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Copyright © Natasha Blackthorne, 2012
All Rights Reserved, Total-E-Ntwined Limited, T/A Total-E-Bound.
Reader Advisory: Alex's Angel is Erotic Romance and it contains graphic language and descriptions.This book is part of a series. This story contains sensual spanking, wild-eyed Jacobin ideology and a cameo of Thomas Jefferson.
Excerpt From: Alex's Angel
A quarter to two in the afternoon. With her stomach knotting, Emily Eliot tore her eyes from the clock. She’d have to hurry, else Grandmother would get a megrim over her being out for longer than it took to walk to the baker’s and back. She hated making Grandmother ill.
Thud, thud, thud.
Emily’s heart echoed the rhythm of the printing presses as she drew up her courage. She took a deep breath and approached the man who was leaning so lazily against the worn walnut desk.
“Good afternoon, Mr Sawyer. I’d like to discuss my book again.”
He blinked several times, then grinned. He wasn’t too old or too ugly, but his reptilian smile repulsed her to the very pit of her soul. “Now, sweeting, I have explained it repeatedly—if you’d only be a little more agreeable with me, I’d look a little more favourably on this book of yours.”
Her mouth fell open. What—had he just made an improper suggestion? After she had so patiently explained the last time that she was uninterested in—in… Well, in what he was interested in? He’d seemed like such a rational person. Why must he be so insensitive? She gaped at him.
He peeled an orange with his ink-stained fingers, filling the air with a sharp citrus scent that mingled with the odours of paper dust and fresh ink. All the time he leered at her. Leered at her while she was here to see him on a matter of such importance.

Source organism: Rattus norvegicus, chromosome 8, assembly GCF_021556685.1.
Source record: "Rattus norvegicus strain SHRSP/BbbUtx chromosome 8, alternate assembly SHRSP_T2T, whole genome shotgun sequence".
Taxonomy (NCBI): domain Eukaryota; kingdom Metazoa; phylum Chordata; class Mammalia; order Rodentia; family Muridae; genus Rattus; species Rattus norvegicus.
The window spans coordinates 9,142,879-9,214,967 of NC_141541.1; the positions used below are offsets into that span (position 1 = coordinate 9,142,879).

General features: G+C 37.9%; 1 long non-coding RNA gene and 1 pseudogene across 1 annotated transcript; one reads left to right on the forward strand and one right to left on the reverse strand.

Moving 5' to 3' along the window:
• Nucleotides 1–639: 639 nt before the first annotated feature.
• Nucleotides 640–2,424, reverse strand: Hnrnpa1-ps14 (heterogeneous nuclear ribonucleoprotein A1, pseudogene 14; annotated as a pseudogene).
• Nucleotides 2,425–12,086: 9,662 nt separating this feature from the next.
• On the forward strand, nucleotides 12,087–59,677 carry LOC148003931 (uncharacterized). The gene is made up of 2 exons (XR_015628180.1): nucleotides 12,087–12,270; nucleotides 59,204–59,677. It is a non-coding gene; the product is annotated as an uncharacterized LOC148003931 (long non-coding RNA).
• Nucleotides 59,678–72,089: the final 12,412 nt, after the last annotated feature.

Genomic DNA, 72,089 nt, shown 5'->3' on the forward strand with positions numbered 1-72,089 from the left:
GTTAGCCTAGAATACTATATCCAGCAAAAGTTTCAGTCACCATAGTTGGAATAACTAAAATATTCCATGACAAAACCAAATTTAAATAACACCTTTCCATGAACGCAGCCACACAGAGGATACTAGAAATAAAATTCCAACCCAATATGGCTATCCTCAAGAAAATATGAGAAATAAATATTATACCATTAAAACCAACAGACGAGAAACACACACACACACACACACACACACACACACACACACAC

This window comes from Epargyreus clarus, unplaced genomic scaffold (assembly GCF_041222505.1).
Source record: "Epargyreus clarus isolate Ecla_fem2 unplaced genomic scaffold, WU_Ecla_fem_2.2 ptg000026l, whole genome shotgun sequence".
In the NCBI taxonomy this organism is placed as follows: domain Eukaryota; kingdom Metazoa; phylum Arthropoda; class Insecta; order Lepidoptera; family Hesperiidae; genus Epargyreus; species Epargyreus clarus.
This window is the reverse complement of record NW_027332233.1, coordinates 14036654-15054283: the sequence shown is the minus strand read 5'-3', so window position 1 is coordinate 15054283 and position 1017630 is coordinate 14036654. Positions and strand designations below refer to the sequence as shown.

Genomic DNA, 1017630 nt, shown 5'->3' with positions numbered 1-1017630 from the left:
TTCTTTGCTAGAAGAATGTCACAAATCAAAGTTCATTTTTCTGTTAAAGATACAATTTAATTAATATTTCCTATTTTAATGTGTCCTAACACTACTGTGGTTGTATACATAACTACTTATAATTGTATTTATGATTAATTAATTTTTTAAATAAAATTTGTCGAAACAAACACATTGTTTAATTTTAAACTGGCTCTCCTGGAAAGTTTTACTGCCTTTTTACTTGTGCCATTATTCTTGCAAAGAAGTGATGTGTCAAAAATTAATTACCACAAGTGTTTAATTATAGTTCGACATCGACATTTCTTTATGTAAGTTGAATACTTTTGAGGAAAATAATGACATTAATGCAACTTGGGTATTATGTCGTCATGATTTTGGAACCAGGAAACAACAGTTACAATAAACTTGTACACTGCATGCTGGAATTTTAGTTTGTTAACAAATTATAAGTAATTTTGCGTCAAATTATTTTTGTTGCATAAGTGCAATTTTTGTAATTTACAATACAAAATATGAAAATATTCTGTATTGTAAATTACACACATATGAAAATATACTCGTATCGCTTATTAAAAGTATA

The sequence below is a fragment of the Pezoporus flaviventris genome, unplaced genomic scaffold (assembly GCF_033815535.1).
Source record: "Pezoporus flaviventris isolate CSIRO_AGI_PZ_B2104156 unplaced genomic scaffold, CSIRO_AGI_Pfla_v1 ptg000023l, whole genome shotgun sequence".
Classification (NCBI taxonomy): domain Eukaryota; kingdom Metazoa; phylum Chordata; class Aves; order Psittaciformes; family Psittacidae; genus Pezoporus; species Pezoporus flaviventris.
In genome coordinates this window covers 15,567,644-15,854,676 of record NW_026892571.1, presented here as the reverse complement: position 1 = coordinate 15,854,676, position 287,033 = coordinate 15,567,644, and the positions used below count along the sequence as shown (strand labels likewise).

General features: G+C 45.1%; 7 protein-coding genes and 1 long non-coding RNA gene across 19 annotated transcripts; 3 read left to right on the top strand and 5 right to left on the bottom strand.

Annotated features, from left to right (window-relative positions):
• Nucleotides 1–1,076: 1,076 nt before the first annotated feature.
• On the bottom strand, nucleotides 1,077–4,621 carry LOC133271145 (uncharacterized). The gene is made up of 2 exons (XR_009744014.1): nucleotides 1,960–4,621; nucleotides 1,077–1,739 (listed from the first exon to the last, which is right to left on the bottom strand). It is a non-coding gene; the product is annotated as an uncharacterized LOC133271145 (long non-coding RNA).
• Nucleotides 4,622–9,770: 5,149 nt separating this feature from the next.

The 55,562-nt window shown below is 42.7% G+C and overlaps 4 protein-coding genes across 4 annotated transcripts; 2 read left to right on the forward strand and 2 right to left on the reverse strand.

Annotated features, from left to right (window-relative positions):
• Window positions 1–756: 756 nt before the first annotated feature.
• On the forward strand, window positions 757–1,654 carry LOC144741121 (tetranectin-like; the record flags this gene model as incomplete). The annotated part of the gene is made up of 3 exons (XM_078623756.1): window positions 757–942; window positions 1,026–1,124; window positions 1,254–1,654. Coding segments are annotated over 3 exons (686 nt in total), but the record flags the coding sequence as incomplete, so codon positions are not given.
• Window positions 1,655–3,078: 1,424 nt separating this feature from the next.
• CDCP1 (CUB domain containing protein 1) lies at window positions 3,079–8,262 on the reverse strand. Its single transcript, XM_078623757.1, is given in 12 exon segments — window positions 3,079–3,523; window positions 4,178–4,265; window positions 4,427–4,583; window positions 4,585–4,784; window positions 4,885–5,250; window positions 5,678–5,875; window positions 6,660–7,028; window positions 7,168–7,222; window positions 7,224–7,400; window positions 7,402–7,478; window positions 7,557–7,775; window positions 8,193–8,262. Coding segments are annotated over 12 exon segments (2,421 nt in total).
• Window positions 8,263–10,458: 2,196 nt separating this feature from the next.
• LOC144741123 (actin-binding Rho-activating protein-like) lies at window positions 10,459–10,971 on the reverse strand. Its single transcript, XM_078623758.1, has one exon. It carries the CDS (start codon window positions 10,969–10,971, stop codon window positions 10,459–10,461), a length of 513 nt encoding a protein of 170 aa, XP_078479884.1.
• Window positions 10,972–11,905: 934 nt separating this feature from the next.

Crawling sensations tingled over her skin and she resisted the urge to shiver openly. She still wasn’t used to dealing with men on her own and certainly not men who regarded her so salaciously. But for the sake of her mission, she’d have to press on. She wiped her sweating, shaking hands on her skirts and took a step closer.
“Mr Sawyer, please don’t tease me. You said I might return in two months and ask if you had changed your mind about printing my book.”
He lifted his sandy brows as he paused with an orange segment held to his red, overripe lips. “I believe that what I said was for you to wait at least two months before coming to pester me again.”
Pester him? Pester him? How could he suggest that her work was so insignificant? It was only the most pressing issue facing the United States at the moment. Her book was a collection of stories telling the tales of some of the mariners from the Dauphin, a ship out of Philadelphia that had been captured by the Barbary Pirates in 1785.
She’d had to wait so long already, for accomplishing this work had been no small feat under the watchful gaze of her grandmother. She owed a great debt to Mr Thomas Jefferson, the Secretary of State, who had answered her very first enquiry and generously supplied the names and addresses of the mariners’ relatives. Over the past two and a half years, through letters, she’d managed to interview the families of the captured men. She had also done detailed sketches of them, from their family’s descriptions. But gathering the information like that had taken so much time. More time than she could have imagined when she’d embarked on her course.